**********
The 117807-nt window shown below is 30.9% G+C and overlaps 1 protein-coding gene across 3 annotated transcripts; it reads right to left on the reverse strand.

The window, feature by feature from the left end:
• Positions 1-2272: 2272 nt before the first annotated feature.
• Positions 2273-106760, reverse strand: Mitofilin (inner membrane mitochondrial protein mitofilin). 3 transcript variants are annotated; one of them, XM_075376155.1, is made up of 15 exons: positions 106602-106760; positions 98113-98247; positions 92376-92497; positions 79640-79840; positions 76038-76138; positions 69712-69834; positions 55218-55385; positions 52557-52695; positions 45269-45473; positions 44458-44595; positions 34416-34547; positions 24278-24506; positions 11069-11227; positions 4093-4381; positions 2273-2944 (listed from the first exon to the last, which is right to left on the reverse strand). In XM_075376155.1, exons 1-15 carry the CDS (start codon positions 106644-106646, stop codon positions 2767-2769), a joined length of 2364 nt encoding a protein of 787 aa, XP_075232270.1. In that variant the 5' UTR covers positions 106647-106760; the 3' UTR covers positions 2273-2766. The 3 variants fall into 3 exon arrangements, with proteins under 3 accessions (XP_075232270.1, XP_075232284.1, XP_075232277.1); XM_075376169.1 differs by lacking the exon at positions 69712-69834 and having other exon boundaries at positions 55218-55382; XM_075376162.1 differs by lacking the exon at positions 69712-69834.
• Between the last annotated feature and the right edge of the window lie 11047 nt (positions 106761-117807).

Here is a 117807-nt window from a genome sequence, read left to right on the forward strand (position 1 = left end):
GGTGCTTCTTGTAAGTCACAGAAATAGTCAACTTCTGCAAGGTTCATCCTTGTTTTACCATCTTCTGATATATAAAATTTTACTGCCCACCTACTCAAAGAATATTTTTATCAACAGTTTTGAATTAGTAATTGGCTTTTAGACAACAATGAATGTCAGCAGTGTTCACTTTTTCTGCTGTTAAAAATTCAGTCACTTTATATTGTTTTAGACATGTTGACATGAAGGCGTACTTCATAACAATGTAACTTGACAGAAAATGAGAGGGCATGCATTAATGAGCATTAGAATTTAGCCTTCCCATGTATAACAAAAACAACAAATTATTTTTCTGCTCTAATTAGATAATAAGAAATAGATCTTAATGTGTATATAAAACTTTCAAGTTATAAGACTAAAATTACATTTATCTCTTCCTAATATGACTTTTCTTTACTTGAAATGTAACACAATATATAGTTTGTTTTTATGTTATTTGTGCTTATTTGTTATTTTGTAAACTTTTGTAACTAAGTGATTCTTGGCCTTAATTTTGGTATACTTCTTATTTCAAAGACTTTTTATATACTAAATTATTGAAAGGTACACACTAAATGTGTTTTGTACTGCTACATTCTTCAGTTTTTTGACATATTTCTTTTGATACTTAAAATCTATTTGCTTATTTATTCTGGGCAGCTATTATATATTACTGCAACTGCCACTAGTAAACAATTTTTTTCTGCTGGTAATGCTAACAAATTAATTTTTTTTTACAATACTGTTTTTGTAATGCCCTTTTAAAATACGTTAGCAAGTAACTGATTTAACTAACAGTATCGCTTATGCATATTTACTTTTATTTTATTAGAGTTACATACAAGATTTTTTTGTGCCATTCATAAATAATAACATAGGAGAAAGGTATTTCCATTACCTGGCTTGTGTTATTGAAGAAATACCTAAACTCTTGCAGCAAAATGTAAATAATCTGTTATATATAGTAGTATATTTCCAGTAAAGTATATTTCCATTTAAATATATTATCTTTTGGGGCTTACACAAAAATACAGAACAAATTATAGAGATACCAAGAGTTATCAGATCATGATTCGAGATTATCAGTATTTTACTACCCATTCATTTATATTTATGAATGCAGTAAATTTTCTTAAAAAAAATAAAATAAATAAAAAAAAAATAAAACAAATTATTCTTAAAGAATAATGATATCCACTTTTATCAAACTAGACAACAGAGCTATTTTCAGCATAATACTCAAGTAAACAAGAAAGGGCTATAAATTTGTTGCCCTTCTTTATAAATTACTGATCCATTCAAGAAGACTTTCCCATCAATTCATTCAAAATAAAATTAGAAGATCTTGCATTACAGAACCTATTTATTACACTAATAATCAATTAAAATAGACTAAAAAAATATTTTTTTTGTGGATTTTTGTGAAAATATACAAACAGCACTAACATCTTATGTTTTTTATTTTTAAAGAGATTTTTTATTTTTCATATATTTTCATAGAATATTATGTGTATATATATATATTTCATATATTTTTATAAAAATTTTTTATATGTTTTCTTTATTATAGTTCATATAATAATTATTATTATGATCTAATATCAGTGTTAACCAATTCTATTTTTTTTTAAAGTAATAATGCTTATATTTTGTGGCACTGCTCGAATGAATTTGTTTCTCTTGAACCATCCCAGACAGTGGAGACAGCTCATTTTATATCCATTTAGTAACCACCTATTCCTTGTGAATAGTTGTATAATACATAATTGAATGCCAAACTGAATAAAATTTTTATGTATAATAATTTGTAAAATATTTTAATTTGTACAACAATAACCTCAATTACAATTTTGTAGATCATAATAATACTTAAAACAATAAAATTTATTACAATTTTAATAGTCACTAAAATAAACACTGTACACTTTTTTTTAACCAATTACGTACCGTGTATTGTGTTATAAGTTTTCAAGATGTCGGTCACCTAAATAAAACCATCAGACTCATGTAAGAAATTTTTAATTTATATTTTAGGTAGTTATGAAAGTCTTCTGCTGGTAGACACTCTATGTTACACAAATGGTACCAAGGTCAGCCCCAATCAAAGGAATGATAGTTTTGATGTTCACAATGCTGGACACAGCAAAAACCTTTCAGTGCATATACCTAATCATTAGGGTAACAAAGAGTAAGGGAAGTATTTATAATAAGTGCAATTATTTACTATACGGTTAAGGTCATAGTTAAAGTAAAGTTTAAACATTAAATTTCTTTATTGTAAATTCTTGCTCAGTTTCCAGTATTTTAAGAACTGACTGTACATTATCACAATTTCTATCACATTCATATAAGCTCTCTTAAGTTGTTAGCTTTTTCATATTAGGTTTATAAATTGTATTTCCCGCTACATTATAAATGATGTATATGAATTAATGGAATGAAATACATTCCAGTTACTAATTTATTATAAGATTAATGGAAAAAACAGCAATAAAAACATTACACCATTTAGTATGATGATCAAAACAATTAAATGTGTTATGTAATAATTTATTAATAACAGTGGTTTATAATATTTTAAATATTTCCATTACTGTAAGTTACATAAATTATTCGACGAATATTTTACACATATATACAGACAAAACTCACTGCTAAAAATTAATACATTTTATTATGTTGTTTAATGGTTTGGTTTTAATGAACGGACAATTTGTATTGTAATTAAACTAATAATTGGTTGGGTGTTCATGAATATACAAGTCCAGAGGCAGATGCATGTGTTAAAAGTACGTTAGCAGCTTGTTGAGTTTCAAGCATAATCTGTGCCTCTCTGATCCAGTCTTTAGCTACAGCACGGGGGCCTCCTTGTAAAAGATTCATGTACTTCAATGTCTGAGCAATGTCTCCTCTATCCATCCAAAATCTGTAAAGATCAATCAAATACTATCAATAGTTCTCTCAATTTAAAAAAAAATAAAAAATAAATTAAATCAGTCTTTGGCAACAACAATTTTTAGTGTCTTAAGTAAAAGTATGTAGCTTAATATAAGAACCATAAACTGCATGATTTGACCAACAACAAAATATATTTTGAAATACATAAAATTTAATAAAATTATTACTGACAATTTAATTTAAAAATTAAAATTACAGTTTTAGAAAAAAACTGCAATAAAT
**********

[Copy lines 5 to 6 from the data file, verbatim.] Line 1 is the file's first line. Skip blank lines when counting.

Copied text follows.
• Between the last annotated feature and the right edge of the window lie 11047 nt (positions 106761-117807).

Here is a 117807-nt window from a genome sequence, read left to right on the forward strand (position 1 = left end):